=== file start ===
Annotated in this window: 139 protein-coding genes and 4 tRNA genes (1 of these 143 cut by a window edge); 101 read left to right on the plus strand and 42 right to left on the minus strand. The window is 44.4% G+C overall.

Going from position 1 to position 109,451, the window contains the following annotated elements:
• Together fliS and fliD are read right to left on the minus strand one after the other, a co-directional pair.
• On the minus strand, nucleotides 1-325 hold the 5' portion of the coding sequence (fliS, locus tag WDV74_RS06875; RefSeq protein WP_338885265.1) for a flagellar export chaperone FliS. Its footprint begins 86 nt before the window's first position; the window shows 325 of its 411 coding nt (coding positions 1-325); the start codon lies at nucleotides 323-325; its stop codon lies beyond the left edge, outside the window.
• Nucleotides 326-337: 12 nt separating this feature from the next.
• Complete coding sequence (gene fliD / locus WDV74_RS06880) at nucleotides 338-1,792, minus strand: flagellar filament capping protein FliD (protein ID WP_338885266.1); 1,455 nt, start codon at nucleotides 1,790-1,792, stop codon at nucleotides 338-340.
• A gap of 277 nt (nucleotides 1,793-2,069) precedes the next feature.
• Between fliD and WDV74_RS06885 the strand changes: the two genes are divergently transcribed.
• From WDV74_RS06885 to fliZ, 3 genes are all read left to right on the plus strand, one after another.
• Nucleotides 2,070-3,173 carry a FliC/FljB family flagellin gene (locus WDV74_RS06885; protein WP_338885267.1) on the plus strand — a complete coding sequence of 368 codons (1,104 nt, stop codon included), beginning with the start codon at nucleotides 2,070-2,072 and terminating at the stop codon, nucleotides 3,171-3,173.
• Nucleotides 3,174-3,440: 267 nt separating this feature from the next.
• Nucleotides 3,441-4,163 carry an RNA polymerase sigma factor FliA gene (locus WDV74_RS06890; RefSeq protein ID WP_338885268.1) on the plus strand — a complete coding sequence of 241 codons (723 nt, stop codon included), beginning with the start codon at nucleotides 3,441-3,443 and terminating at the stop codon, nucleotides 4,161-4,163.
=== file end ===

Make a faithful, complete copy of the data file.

Annotated in this window: 139 protein-coding genes and 4 tRNA genes (1 of these 143 cut by a window edge); 101 read left to right on the plus strand and 42 right to left on the minus strand. The window is 44.4% G+C overall.

Going from position 1 to position 109,451, the window contains the following annotated elements:
• Together fliS and fliD are read right to left on the minus strand one after the other, a co-directional pair.
• On the minus strand, nucleotides 1-325 hold the 5' portion of the coding sequence (fliS, locus tag WDV74_RS06875; RefSeq protein WP_338885265.1) for a flagellar export chaperone FliS. Its footprint begins 86 nt before the window's first position; the window shows 325 of its 411 coding nt (coding positions 1-325); the start codon lies at nucleotides 323-325; its stop codon lies beyond the left edge, outside the window.
• Nucleotides 326-337: 12 nt separating this feature from the next.
• Complete coding sequence (gene fliD / locus WDV74_RS06880) at nucleotides 338-1,792, minus strand: flagellar filament capping protein FliD (protein ID WP_338885266.1); 1,455 nt, start codon at nucleotides 1,790-1,792, stop codon at nucleotides 338-340.
• A gap of 277 nt (nucleotides 1,793-2,069) precedes the next feature.
• Between fliD and WDV74_RS06885 the strand changes: the two genes are divergently transcribed.
• From WDV74_RS06885 to fliZ, 3 genes are all read left to right on the plus strand, one after another.
• Nucleotides 2,070-3,173 carry a FliC/FljB family flagellin gene (locus WDV74_RS06885; protein WP_338885267.1) on the plus strand — a complete coding sequence of 368 codons (1,104 nt, stop codon included), beginning with the start codon at nucleotides 2,070-2,072 and terminating at the stop codon, nucleotides 3,171-3,173.
• Nucleotides 3,174-3,440: 267 nt separating this feature from the next.
• Nucleotides 3,441-4,163 carry an RNA polymerase sigma factor FliA gene (locus WDV74_RS06890; RefSeq protein ID WP_338885268.1) on the plus strand — a complete coding sequence of 241 codons (723 nt, stop codon included), beginning with the start codon at nucleotides 3,441-3,443 and terminating at the stop codon, nucleotides 4,161-4,163.